Cécile McLorin Salvant

Dreams and Daggers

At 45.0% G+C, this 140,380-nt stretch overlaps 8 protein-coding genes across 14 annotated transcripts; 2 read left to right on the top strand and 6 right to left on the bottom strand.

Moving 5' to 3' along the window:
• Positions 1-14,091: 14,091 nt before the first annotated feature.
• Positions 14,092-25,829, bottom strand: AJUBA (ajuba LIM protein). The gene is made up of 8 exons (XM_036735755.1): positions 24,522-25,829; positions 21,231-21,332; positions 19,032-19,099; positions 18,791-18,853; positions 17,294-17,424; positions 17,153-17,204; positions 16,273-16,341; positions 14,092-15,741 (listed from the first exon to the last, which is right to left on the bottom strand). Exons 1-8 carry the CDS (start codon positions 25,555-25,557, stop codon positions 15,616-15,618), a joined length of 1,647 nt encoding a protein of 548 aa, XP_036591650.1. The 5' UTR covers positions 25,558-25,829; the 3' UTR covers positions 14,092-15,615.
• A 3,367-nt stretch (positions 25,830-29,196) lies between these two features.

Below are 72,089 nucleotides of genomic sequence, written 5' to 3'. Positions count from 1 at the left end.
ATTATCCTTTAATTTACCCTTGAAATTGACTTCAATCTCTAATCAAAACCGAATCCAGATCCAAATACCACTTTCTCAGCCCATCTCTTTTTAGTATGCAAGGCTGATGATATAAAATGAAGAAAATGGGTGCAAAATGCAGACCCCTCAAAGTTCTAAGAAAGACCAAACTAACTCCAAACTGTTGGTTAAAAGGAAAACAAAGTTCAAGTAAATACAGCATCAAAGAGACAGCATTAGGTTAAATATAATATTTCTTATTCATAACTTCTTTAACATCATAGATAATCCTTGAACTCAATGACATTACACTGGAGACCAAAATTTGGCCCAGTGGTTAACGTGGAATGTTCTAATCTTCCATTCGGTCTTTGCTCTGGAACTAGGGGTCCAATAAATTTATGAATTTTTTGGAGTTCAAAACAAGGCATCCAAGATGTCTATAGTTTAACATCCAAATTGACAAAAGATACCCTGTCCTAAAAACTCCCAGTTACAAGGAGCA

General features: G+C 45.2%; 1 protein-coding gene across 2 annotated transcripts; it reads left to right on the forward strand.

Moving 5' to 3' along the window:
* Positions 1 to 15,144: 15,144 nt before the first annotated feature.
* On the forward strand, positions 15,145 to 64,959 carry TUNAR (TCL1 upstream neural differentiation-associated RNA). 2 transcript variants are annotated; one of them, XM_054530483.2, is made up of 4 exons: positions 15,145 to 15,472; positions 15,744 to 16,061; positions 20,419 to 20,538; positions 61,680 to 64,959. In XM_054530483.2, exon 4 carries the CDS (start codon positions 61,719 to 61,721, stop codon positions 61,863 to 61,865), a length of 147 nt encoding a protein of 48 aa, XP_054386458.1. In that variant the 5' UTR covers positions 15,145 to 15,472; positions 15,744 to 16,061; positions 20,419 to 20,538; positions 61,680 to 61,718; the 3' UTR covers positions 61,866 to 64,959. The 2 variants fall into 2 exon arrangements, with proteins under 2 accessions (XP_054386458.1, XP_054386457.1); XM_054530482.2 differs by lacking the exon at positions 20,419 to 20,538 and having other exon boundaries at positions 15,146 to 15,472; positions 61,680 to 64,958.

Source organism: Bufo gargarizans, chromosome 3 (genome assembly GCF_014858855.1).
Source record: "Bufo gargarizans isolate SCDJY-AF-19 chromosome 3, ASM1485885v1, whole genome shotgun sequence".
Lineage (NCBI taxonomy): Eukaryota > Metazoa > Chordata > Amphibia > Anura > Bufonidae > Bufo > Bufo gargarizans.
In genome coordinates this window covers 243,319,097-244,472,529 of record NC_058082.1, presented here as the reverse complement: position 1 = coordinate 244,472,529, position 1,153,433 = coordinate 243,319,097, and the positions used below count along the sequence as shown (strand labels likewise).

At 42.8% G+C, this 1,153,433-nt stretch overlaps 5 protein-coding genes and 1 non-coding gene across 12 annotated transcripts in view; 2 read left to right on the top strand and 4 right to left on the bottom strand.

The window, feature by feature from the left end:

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The juxtaposition of dualistic concepts like love and anger, joy and heartache, and the way these emotions are inextricably linked in our romantic psyches inform all of Cecile McLorin Salvant's virtuosic, urbanely produced fourth album, 2017's Dreams and Daggers. Recorded live at the Village Vanguard (yes, you can sometimes hear the enthusiastic audience) and in studio at New York's DiMenna Center, the double-disc set features Salvant on a thoughtfully curated selection of standards and several originals, all touching upon the themes of romance and heartbreak. Along with her regular trio of pianist Aaron Diehl, bassist Paul Sikivie, and drummer Lawrence Leathers, Salvant is joined at various times by the classical string ensemble the Catalyst Quartet, who supply a cinematic layer of orchestration (via Sikivie's gorgeously refined arrangements) to Salvant's already emotive style. Also making an appearance on a delightfully earthy rendition of the Bessie Smith number "You've Got to Give Me Some" is pianist Sullivan Fortner, whose lively chemistry with Salvant brings to mind Oscar Peterson's work with Ella Fitzgerald. Since winning the 2010 Thelonious Monk Jazz Vocal Competition, the Miami-born Salvant has built a formidable career around her dynamic, sophisticated brand of vocal jazz. Marked by her highly resonant voice and deft sense of phrasing, it's a style that recalls the swinging virtuosity of Fitzgerald, as well as the more idiosyncratic approach of Betty Carter. Cuts here, like her soulfully lithe take on Frank Loesser's "Never Will I Marry," and her swaggeringly cheeky turn on Ida Cox's "Wild Women Don't Have the Blues," are breathtaking in their sophistication and interpretive nuance. The thing about Salvant, is that while her titanic abilities draw easy and well-earned comparisons, she never comes off as a mimic, remaining instead confidant, and firmly self-aware in her own ability to put a song over to a crowd. Whether she takes on a warhorse here like "I Didn't Know What Time It Was," or reveals her impeccable flair for picking lesser performed songs as on her wry reading of Noel Coward's "Mad About the Boy," she imbues each track with her own distinctive point of view. The few original compositions included here especially reveal her to be a literate, deeply poetic artist with a strong sense of personal identity -- as heard on the short chamber piece "Red Instead," in which she sings, "I can't really change the way I am/I can be bolder/Sharpen my dagger/Cut through the multitudes and make it bright red instead." Ultimately, on Dreams and Daggers, with its balanced framework of live and studio recordings, happy and sad romantic songs, small group and classical chamber pieces, Salvant remains as bold and as sharp as ever.

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